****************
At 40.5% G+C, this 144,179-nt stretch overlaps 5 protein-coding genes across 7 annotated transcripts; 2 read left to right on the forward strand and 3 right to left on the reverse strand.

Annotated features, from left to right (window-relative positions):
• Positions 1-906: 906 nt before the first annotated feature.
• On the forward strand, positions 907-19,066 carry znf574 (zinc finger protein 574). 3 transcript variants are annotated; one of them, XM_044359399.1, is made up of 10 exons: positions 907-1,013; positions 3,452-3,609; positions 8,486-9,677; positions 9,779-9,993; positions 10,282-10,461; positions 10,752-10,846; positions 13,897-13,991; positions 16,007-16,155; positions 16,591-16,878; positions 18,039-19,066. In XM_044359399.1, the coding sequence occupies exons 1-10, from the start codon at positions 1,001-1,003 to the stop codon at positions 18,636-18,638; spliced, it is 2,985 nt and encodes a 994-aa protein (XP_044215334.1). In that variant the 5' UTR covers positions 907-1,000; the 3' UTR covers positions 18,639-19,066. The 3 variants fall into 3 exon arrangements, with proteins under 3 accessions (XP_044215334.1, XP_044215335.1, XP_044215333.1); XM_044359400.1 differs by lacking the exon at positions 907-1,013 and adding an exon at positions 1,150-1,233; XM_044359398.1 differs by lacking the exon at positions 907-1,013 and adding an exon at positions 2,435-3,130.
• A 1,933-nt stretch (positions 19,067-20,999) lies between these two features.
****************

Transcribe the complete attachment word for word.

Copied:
At 40.5% G+C, this 144,179-nt stretch overlaps 5 protein-coding genes across 7 annotated transcripts; 2 read left to right on the forward strand and 3 right to left on the reverse strand.

Annotated features, from left to right (window-relative positions):
• Positions 1-906: 906 nt before the first annotated feature.
• On the forward strand, positions 907-19,066 carry znf574 (zinc finger protein 574). 3 transcript variants are annotated; one of them, XM_044359399.1, is made up of 10 exons: positions 907-1,013; positions 3,452-3,609; positions 8,486-9,677; positions 9,779-9,993; positions 10,282-10,461; positions 10,752-10,846; positions 13,897-13,991; positions 16,007-16,155; positions 16,591-16,878; positions 18,039-19,066. In XM_044359399.1, the coding sequence occupies exons 1-10, from the start codon at positions 1,001-1,003 to the stop codon at positions 18,636-18,638; spliced, it is 2,985 nt and encodes a 994-aa protein (XP_044215334.1). In that variant the 5' UTR covers positions 907-1,000; the 3' UTR covers positions 18,639-19,066. The 3 variants fall into 3 exon arrangements, with proteins under 3 accessions (XP_044215334.1, XP_044215335.1, XP_044215333.1); XM_044359400.1 differs by lacking the exon at positions 907-1,013 and adding an exon at positions 1,150-1,233; XM_044359398.1 differs by lacking the exon at positions 907-1,013 and adding an exon at positions 2,435-3,130.
• A 1,933-nt stretch (positions 19,067-20,999) lies between these two features.